Piccadilly and Victoria are now linked by the city's Metrolink tram system. The urban and suburban areas are covered by a sizeable network of railway lines, including to Ashton-under-Lyne, Bolton, Stockport and Wigan. Full timetables are from National Rail Enquiries. The commuter rail network within Greater Manchester (which numbers 101 stations) is the third most extensive (after Glasgow) outside Greater London and the South East.
In recent years, upgrades have been made to existing rail infrastructure in and around Manchester. Manchester Piccadilly was renovated prior to the Commonwealth Games in 2002 and has been rated as one of the best large stations in the country. From 1998 to 2008, the West Coast Main Line linking Manchester to Glasgow, Birmingham and London was upgraded reducing journey times but fell short of the targeted 155mph top speed.
The 'Manchester hub' report was published in 2010 by Network Rail, examining possibilities of how the rail network in Manchester could be improved amid large passenger growth to and from Manchester. Network Rail proposed a £560 million which would alleviate rail bottlenecks across northern England in 2011. Full funding for the project was confirmed in July 2012, as part of the Government's High Level Output Specification (HLOS) for the rail industry for 2014–2019.
New through platforms will be added at Manchester Piccadilly. At present there are twelve terminating platforms but just two through platforms. Congestion is common at peak times and trains often incur delays for following trains down the line at Oxford Road.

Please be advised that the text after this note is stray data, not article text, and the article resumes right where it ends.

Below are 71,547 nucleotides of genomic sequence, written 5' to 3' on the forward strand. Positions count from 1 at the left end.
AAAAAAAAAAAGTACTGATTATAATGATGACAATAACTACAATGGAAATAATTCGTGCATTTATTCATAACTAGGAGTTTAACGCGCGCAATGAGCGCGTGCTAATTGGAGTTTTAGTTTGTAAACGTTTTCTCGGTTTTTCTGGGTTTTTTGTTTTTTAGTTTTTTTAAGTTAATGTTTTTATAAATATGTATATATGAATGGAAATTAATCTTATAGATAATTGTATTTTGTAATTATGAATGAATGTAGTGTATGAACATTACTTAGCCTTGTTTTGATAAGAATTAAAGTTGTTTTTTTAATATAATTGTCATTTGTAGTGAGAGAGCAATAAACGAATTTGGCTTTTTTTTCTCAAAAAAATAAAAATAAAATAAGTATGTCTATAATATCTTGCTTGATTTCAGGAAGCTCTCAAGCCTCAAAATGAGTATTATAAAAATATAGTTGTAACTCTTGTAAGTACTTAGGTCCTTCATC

Manchester Victoria station will undergo a series of upgrades from 2013 to 2019. The station was rated as the worst in the UK following a 2009 study and plans for a new roof have been in place since 1996. Work will start in March 2013 and it is a planned a new ETFE roof will be in place by spring 2014.
Manchester has a light rail system called Metrolink. Operated by Stagecoach, Metrolink links the city centre to Altrincham, Eccles, Bury, Rochdale, Ashton-under-Lyne, and East Didsbury. It is a high-frequency service, with trams running every 6–12 minutes. It carries nearly 20 million passengers each year.
Trams first appeared on the streets of Manchester in 1877 and by 1901 were taken over and electrified by Manchester Corporation Tramways. The system grew to the third largest in the UK but was abandoned in 1949. Proposals for a light rail system in the city grew from a 1970s proposal by SELNEC to build three rapid transit lines. This idea was superseded by the Picc-Vic project but light-rail was resurrected again in the 1980s; it was these proposals which led the birth of the Metrolink, the first routes of which were opened in 1992.